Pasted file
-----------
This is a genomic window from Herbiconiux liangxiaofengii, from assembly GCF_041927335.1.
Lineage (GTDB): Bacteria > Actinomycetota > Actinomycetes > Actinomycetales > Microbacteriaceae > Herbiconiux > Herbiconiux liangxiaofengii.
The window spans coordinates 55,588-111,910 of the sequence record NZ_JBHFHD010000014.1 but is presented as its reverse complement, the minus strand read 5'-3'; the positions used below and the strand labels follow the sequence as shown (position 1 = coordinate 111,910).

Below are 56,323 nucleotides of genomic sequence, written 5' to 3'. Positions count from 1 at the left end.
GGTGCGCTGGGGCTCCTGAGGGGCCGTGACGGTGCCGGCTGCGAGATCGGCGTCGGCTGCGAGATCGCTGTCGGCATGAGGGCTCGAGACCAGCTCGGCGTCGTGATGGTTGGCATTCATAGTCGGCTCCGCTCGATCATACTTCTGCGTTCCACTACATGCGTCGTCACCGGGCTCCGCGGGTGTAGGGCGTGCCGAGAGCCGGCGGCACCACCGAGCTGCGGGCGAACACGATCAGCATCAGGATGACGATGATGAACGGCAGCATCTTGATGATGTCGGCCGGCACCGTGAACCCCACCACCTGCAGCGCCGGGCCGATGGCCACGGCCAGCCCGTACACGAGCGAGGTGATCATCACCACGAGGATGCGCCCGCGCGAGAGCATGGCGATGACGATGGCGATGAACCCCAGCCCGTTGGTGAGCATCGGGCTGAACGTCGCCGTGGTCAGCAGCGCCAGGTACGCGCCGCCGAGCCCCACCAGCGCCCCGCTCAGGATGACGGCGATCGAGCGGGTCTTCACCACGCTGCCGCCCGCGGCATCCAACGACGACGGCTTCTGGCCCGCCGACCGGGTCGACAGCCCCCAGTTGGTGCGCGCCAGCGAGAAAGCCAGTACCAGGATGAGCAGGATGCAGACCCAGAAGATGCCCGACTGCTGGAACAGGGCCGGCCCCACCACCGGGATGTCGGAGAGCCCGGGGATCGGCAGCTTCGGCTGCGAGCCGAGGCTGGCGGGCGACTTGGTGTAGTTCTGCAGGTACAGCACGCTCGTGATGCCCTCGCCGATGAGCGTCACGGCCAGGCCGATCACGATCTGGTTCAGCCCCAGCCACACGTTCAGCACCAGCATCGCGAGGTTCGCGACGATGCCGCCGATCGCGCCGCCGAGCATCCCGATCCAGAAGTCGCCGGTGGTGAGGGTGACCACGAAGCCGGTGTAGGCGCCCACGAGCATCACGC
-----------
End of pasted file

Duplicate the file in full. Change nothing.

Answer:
This is a genomic window from Herbiconiux liangxiaofengii, from assembly GCF_041927335.1.
Lineage (GTDB): Bacteria > Actinomycetota > Actinomycetes > Actinomycetales > Microbacteriaceae > Herbiconiux > Herbiconiux liangxiaofengii.
The window spans coordinates 55,588-111,910 of the sequence record NZ_JBHFHD010000014.1 but is presented as its reverse complement, the minus strand read 5'-3'; the positions used below and the strand labels follow the sequence as shown (position 1 = coordinate 111,910).

Below are 56,323 nucleotides of genomic sequence, written 5' to 3'. Positions count from 1 at the left end.
GGTGCGCTGGGGCTCCTGAGGGGCCGTGACGGTGCCGGCTGCGAGATCGGCGTCGGCTGCGAGATCGCTGTCGGCATGAGGGCTCGAGACCAGCTCGGCGTCGTGATGGTTGGCATTCATAGTCGGCTCCGCTCGATCATACTTCTGCGTTCCACTACATGCGTCGTCACCGGGCTCCGCGGGTGTAGGGCGTGCCGAGAGCCGGCGGCACCACCGAGCTGCGGGCGAACACGATCAGCATCAGGATGACGATGATGAACGGCAGCATCTTGATGATGTCGGCCGGCACCGTGAACCCCACCACCTGCAGCGCCGGGCCGATGGCCACGGCCAGCCCGTACACGAGCGAGGTGATCATCACCACGAGGATGCGCCCGCGCGAGAGCATGGCGATGACGATGGCGATGAACCCCAGCCCGTTGGTGAGCATCGGGCTGAACGTCGCCGTGGTCAGCAGCGCCAGGTACGCGCCGCCGAGCCCCACCAGCGCCCCGCTCAGGATGACGGCGATCGAGCGGGTCTTCACCACGCTGCCGCCCGCGGCATCCAACGACGACGGCTTCTGGCCCGCCGACCGGGTCGACAGCCCCCAGTTGGTGCGCGCCAGCGAGAAAGCCAGTACCAGGATGAGCAGGATGCAGACCCAGAAGATGCCCGACTGCTGGAACAGGGCCGGCCCCACCACCGGGATGTCGGAGAGCCCGGGGATCGGCAGCTTCGGCTGCGAGCCGAGGCTGGCGGGCGACTTGGTGTAGTTCTGCAGGTACAGCACGCTCGTGATGCCCTCGCCGATGAGCGTCACGGCCAGGCCGATCACGATCTGGTTCAGCCCCAGCCACACGTTCAGCACCAGCATCGCGAGGTTCGCGACGATGCCGCCGATCGCGCCGCCGAGCATCCCGATCCAGAAGTCGCCGGTGGTGAGGGTGACCACGAAGCCGGTGTAGGCGCCCACGAGCATCACGC